Stockholm (HedgeNordic) – Once again, what seamed perfectly sound, fun and reasonable the day before has consequences the day after. All too often after a good ride it seems, one wakes up with a headache and hangover and has regrets of last nights undertakings, hoping “I did not really do that, did I?”. Well, not-so-much-more United Kingdom, you did! You took must of us by surprise, and what started out as a domestic dispute within one political party and looked like an easy way out of an inconvenience last Friday became a major, major “situation” of global dimensions. HedgeNordic made a round call to Nordic hedge fund managers and asked three questions (1) What is your reaction to Brexit? (2) How is/was your portfolio positioned for this scenario? (3) Has the portfolio suffered immediate profit/losses from trading since Friday? to which you can find the responses below:
“Good morning everyone, the country has just taken part in a giant democratic exercise, perhaps the biggest in our history. The British people have voted to leave the European Union and their will must be respected.” (David Cameron, 24th June 2016)
Stefan Roos, Managing Partner, Origo Capital
We have a very fundamental and long-term investment strategy with a strict focus on Nordic small caps, with at least 3-5 years horizon for each individual investment. This strategy doesn’t alter even when single market shocks occurs, such as the Brexit event. However our view on the general market has been rather negative since the autumn of 2015 and since then we have reduced the Funds’s net exposure by short selling individual stocks and using derivatives. We maintain our neutral to slightly negative stance to the general market for the upcoming 6-12 months, this is based of on-going uncertainties regarding global growth, geopolitical issues and the investment cycle.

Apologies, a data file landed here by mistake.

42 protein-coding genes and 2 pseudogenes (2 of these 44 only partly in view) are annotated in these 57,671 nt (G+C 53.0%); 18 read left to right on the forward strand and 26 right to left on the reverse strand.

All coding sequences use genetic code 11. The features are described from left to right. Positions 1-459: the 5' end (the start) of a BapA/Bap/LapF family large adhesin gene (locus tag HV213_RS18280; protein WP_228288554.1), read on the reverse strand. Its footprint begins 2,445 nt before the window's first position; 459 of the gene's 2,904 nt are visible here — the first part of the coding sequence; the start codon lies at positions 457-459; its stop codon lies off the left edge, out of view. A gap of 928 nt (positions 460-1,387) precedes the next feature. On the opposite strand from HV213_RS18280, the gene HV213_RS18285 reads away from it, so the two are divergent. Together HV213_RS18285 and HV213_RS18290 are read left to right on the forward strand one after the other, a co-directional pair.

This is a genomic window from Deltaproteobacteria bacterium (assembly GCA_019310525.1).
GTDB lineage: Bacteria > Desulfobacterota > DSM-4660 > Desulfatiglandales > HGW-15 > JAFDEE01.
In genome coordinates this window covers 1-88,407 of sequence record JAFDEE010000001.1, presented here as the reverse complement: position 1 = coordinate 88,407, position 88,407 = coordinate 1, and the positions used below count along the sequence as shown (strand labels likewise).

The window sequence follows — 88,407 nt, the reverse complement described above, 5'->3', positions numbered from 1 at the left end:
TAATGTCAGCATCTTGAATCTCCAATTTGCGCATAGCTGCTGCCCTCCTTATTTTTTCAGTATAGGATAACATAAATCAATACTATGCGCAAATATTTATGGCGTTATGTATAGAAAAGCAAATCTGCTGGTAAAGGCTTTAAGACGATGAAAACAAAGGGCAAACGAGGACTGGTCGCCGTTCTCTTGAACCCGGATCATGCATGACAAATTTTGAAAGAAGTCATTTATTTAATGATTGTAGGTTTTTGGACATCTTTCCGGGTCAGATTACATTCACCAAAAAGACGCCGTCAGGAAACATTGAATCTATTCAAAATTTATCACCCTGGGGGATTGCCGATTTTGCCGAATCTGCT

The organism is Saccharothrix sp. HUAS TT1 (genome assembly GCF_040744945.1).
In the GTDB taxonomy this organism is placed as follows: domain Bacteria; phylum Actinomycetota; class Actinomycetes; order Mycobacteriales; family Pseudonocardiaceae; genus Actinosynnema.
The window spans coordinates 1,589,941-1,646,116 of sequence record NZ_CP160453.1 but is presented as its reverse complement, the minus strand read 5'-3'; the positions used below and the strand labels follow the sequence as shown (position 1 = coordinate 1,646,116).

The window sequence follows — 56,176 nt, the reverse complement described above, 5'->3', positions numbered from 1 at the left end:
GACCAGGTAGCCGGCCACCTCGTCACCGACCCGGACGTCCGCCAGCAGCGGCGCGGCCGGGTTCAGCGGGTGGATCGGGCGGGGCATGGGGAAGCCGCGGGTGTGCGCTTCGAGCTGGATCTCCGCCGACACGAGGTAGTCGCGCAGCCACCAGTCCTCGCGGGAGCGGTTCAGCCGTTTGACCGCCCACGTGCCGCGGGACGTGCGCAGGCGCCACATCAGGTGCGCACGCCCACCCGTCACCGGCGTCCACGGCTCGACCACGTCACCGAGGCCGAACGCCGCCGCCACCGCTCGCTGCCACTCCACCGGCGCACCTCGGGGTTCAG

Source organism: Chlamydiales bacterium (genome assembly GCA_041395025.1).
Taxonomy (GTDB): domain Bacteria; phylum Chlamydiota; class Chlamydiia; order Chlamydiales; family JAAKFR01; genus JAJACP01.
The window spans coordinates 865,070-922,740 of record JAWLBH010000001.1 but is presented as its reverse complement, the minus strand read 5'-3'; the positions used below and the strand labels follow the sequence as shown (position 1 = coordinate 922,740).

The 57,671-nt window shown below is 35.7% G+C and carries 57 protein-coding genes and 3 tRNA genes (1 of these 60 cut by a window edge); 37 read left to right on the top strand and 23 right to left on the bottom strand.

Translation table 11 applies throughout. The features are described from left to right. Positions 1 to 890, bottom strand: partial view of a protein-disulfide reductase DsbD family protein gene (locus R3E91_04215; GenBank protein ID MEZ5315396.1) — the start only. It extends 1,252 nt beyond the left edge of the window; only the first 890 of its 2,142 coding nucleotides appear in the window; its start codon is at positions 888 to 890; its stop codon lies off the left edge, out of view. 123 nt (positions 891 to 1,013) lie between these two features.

Miikka Hautamäki, CIO, Gramont Capital
We did not take a concentrated bet on the outcome of the Brexit vote as such, as we generally try not to position for binary political events. However, we were net short going in to it, due to our overall negative view on the equity markets. We traded actively throughout the day as our plan was to capitalize on the post-vote volatility. The Fund ended up ca. 3% for the day. As of Friday’s close, we were up 6% for the month and 13% year to date.
We welcome the increased volatility Brexit brought, and aim to further benefit from it. Previously we have performed well under volatile market conditions and think equity market dislocations are likely to provide attractive investment opportunities, particularly in our Special Situations strategy.
We think the investment environment is likely to remain volatile and challenging. The fundamentals have weakened with high equity market valuations and weak earnings outlook. Uncertainty related to global growth also remains heightened.
Tommi Kemppainen, Portfolio Manager HCP Black Multi-Strategy
Brexit is only one spasms of a series of spasms to expect. The main illness is about the global total amount of debt that is much too large. Crispin Odey, Ray Dalio, Michael Spence, John Hussman, Soros and originally Irwing Fisher has explained this.
HCP Black gained a bit over brexit. Is positioned so that we are able to confront even a global depression (yes – not only recession).
Ernst Grönblom, Portfolio Manager, HCP Focus Fund